Nobody likes to feel like a failure. Yet, failure is a part of life. It hurts, it stings, we feel ashamed and inadequate, we are afraid of it (and so we don’t try)… but overcoming fear of failure is the single best hurdle you can clear on your way to a truly fabulous life.

There is no reason to fear failure! A failure is “a lack of success.” That’s all. Your reaction to the lack of success is what determines just how fearful of failure you will be.

Don’t believe it? Read on!

Overcoming fear of failure is easy if you transform them into lessons!Most people associate negative feelings with failure and when they perceive they have failed, they simply give up, often just shy of success. To many, failure equates with personal defeat. It’s ironic, then, that the old saying “try, try again” is such a part of our daily vocabulary! How can this be?  How can we urge others to soldier on and persevere, when we ourselves throw in the towel?

What does failure mean to you? You might be surprised that failure is a subjective concept. A dismal failure to one person is just “another day at the office” for another. What causes depression and paralyzed inaction in one person lights a fire under another and spurs him to greater effort. One person may see failure as the final nail in the coffin; and another sees it as just another scenic detour. How you see failure will determine your ultimate success – it’s either going to knock you down, or you’ll use it as a tool.

Your reaction (quit, or try another way) is a decision. So is your decision to call something a failure or a lesson. If your goal is important to you, your decision will hopefully be to persevere and try another approach. But if the goal isn’t that important, you may find all sorts of ways to rationalize why you quit.

Here’s another concept: highly successful people have been known to gain everything and lose everything, succeed and fail, succeed and fail, again and again. So how can they be called “successful” if they have failed so many times? They are successful because they don’t allow themselves to be stopped. They do not see failure as defeat (especially not a personal defeat), and they never see a failure or setback as being permanent! They see the lessons in each “failure” as a lesson. Every time they fail, they analyze why, and that experience becomes a lesson. Learning turns every failure into something of immense value.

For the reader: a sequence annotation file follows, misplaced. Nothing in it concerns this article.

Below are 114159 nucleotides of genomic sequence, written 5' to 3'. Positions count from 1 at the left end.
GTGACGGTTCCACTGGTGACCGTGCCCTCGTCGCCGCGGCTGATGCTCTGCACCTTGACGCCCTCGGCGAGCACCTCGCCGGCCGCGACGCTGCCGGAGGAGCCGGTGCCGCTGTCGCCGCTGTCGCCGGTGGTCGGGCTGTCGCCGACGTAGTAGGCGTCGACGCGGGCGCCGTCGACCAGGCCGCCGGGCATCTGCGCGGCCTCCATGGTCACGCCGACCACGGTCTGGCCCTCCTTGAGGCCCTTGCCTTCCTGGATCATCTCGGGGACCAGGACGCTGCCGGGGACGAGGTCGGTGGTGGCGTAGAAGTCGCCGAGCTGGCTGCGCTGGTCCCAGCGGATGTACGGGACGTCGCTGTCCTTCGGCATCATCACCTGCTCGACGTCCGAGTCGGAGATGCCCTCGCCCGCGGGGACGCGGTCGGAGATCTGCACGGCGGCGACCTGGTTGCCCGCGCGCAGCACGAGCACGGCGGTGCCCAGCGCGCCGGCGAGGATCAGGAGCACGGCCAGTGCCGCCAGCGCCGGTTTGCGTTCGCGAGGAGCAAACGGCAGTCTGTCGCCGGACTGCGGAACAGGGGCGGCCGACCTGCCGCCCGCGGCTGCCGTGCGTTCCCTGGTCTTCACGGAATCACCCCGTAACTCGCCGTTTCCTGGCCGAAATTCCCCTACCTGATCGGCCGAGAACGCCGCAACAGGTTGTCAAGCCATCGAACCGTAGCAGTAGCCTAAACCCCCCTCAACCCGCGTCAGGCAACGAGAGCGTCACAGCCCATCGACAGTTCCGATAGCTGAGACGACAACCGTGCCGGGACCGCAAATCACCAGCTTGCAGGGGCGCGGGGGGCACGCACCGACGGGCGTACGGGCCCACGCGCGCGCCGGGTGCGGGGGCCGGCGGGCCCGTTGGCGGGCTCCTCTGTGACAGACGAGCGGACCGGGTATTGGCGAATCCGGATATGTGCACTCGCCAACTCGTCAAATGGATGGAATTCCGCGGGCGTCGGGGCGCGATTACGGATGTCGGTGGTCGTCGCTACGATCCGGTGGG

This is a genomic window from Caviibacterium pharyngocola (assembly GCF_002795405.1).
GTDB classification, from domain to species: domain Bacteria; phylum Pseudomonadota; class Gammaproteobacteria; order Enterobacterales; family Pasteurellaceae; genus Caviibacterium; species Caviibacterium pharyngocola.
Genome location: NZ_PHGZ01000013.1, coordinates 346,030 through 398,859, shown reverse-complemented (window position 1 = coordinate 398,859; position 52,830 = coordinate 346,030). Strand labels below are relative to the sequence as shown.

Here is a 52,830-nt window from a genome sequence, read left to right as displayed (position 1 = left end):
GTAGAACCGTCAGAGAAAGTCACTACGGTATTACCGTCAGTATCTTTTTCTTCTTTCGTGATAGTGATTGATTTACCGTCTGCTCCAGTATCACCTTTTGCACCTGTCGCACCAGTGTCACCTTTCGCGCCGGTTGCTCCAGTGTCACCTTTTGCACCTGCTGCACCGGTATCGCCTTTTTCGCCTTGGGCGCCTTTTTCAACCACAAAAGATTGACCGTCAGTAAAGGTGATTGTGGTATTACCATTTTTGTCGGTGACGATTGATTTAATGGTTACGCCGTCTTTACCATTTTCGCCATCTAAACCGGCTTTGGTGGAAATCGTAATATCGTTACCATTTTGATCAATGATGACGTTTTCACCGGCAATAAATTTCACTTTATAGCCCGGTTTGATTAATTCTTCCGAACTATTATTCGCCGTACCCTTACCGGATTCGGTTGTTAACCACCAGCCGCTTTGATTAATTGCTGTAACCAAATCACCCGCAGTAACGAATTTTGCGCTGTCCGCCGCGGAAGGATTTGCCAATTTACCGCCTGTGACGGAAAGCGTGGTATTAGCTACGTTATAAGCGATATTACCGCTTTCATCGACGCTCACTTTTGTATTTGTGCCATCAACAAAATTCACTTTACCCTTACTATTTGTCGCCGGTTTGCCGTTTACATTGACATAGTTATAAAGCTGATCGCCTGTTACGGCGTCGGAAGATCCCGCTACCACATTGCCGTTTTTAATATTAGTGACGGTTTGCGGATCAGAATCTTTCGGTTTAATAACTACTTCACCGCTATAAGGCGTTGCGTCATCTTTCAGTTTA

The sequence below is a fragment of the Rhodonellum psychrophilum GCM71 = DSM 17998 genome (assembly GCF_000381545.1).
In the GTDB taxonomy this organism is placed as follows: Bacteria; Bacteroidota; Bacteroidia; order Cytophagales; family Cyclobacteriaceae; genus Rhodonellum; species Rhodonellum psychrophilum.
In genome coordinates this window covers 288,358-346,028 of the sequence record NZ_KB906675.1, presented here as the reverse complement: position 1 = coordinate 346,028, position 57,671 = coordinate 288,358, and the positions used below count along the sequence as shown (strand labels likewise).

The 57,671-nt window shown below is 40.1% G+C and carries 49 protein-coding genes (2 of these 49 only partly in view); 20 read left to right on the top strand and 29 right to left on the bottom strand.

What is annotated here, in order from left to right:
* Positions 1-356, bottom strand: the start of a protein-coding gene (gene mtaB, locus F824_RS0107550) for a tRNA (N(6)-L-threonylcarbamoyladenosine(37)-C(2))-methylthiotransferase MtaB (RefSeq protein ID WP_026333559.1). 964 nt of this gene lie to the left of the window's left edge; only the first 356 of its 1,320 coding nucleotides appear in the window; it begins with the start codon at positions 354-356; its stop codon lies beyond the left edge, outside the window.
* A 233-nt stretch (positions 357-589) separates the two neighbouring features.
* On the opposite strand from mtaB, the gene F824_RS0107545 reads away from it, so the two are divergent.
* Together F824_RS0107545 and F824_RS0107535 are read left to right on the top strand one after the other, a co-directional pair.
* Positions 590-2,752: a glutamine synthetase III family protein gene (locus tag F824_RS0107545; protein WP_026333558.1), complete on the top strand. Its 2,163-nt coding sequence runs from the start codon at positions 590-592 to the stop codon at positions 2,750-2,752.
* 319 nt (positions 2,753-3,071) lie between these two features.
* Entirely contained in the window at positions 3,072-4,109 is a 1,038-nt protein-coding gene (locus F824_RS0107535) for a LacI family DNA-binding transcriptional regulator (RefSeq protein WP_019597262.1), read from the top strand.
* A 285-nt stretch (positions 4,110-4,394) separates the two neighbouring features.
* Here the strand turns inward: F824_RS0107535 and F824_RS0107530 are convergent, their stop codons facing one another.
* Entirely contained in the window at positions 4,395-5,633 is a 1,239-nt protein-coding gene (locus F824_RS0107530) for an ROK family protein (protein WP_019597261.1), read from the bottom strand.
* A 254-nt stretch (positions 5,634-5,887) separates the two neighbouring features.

Fall down seven times, stand up eight!There’s a Zen saying that goes, “Fall down seven times, stand up eight.”

After a while, you get so used to falling and getting up, that falling doesn’t seem like a big deal anymore. The first time is scary; the first BIG failure is big-time scary. But if you pick yourself up, say, wow, that was interesting and take the lesson from the experience, realize that approach ‘A’ didn’t work but there are always alternative solutions, and apply what you’ve learned… You will succeed.

You will enjoy this great little anonymous quote circulating the Internet that speaks to the power of recognizing the lessons in failures: “If Plan A didn’t work, the alphabet has 25 more letters. Stay cool!”

How to Turn Your Fear of Failure Into Your Ally

Fear of failure is paralyzing for most people. Even now that you know failure is really ‘good’, it’s still hard to suffer even the momentary indignity of falling on your face.

Fear of failure represents fear of the unknown (“now what?”) and fear of being seen as “less than” others. That’s when the “what if” scenarios start popping up in the mind.

A little self-talk, guided by the Silva Method exercises, will help! Visualize what can go RIGHT, not wrong!

  • Are you afraid of what “might” happen? Well, what if it doesn’t? Imagine the best-case scenario: visualize yourself taking Plan B into action and succeeding!
  • Write down your fears, and all of the solutions you can think of immediately within a few minutes. Brainstorm. Write all ideas down, plausible or not. Just fire up the creativity in you! After all, you are writing down possible solutions to a possible scenario (a scenario that lives in your imagination). You’ll feel better right away knowing that you’re at least thinking of a solution – and then let it go, relax, and try the Silva Glass of Water exercise to allow a solution to come to you.
  • Remind yourself of all the times you DID succeed, especially those times that you had to persevere and try a couple of times. Revisit the fears you had in the beginning. One of them was fear of failure, wasn’t it? So what tipped the scales? What made you keep going? What’s the difference between your fear or failure then, and your fear of failure now?
  • You are more likely to not fear failure if you are really passionate about and truly believe in your goal. If you live and breathe your goal, you KNOW you will achieve it, even if you take a couple of scenic detours along the way.
  • Take action. Action makes you forget about those silly imagined failure scenarios. You’re too busy doing something to clutter your mind with that kind of nonsense!

Stay focused on what you want, and enjoy the journey – failures and all – and think about the fact that the more failures and setbacks you overcome, the sweeter the reward. Staying focused on what you want does not mean staring at the image of success – it means being focused on the many tiny steps you need to take to get there. Don’t focus on the prize, or the price (your time and effort)… focus on making the most of your time and effort, the forward steps and the backward steps, and have fun with it all! Think of your goal as your motivator. It’s the carrot. You may end up happier with the process of getting the carrot than with the achievement itself!


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